Court documents show that the attorney general involved in a year-long probe targeting ExxonMobil’s climate records used a private email address to conduct official business.
Conservative legal group Energy and Environment Legal Institute (E&E Legal) explained in court documents Friday that New York AG Eric Schneiderman submitted a privilege log of correspondence containing the email account. A judge recognized the account was used after a private review of the log.
“The record reveals that the respondents [the NY AG’s office] took great pains to hide the true facts of the Attorney General’s use of private email addresses in an effort to stave off a court-ordered supplemental search,” the document notes.
Schneiderman’s office claimed in May that a search for personal email addresses was unnecessary because of the AG office’s policy of prohibiting use of private emails for public. The New York Democrat’s office has had issues with private email accounts in the past.
Amy Spitalnick, a spokeswoman in the AG’s office, told The Daily Caller News Foundation that the case “has already been adjudicated. The premise is completely false.”
Legal discoveries show that Lem Srolovic, an assistant attorney general at Schneiderman’s office, used his personal email account in 2012 to prepare for a meeting with various environmental organizations. Srolovic’s email raised questions about how often the office uses personal emails for professional meetings, which would be a violation of New York law if done while gathering information for the AG’s Exxon probe.
Srolovic used his email account in November of 2012 to send presentations to colleagues in the AG’s office to prepare for a meeting with “environmental organizations.” It is not clear if the presentation was forged to build a case against companies like Exxon, but there is evidence the campaign against the oil company began as early as 2012 at the La Jolla conference.
E&E Legal is now demanding access to the name on the private email account, according to the court documents.
“Given OAG’s vociferous denials that a search of the Attorney General’s private email address was necessary, and subsequent revelations that the Attorney General does indeed possess and use a private email address for the business of his office, the public is at a minimum entitled to know the domain name of the email address,” the document notes.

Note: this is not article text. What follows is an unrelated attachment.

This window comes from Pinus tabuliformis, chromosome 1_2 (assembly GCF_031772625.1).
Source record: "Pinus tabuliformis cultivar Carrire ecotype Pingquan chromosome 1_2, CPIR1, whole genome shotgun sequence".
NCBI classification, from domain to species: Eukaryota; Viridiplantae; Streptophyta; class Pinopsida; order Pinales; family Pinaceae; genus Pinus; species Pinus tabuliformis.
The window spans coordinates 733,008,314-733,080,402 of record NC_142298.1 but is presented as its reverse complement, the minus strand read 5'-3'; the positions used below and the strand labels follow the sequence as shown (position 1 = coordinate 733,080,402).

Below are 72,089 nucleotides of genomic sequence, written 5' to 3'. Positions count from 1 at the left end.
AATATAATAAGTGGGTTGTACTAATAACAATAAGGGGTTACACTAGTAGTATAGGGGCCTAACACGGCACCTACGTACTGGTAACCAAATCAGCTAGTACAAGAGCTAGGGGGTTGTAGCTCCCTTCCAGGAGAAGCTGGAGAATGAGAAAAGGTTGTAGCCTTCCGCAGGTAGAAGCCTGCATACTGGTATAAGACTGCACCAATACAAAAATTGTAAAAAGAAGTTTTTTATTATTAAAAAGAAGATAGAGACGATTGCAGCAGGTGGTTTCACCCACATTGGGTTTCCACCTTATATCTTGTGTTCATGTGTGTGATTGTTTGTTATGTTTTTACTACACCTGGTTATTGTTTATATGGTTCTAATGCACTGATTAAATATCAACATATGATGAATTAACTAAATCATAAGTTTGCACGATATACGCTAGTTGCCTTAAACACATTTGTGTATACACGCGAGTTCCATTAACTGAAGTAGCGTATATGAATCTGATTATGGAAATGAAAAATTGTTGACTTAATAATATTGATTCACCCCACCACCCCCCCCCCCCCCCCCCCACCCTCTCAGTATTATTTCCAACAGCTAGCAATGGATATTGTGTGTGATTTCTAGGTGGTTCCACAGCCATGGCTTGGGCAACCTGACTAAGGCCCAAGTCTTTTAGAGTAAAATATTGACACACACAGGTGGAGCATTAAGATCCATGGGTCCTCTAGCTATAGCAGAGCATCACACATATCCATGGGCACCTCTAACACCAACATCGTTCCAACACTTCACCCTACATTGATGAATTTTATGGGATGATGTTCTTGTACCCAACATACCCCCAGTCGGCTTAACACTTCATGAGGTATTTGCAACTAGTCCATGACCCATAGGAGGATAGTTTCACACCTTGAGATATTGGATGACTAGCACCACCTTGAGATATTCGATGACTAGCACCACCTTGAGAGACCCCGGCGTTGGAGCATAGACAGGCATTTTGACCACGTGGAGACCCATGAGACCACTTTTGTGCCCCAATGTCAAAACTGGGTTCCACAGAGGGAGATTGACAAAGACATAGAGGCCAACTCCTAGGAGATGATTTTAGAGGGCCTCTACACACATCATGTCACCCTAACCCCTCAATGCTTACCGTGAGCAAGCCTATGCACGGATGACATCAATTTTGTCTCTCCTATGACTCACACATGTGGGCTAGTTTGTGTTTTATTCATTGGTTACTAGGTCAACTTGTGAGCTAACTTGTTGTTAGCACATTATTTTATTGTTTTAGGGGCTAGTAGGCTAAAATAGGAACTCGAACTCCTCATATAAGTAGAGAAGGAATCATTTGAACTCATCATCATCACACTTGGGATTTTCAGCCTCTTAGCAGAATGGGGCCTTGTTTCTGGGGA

E&E Legal wants access to Schneiderman’s emails, because the group believes wealthy environmentalists were instrumental in browbeating the AG into pursuing Exxon. Documents revealed in early 2017 also show Schneiderman met with billionaire liberal activists.
Schneiderman met with Karla Sanchez, a deputy attorney general for “economic justice” in the NY AG office, as well as environmental activists associated with billionaire Tom Steyer in 2015, according to an email log obtained in 2016 through public information requests. The get-togethers coincided with the New York Democrat’s investigation into Exxon’s climate research.
He kick-started the crusade November 2016, “demanding extensive financial records, emails and other documents” from the oil company dating back decades. Several other attorneys general, including fellow Democratic Massachusetts Attorney General Maura Healey, have leaped on board the inquisition since that time.
Schneiderman’s initial probes ushered in a slew of inquiries from other AGs, most of which were based on reports by aggressively partisan venues InsideClimate News and Columbia University, which claim Exxon has known the risks of global warming for decades but kept such knowledge under wraps. The bulk of his colleagues has since dropped their pursuits.
E&E Legal’s request comes three months after the AG’s office disclosed that current Secretary of State Rex Tillerson used the alias “Wayne Tracker” for years when he served as the Exxon’s CEO.
All content created by the Daily Caller News Foundation, an independent and nonpartisan newswire service, is available without charge to any legitimate news publisher that can provide a large audience. All republished articles must include our logo, our reporter’s byline and their DCNF affiliation. For any questions about our guidelines or partnering with us, please contact firstname.lastname@example.org.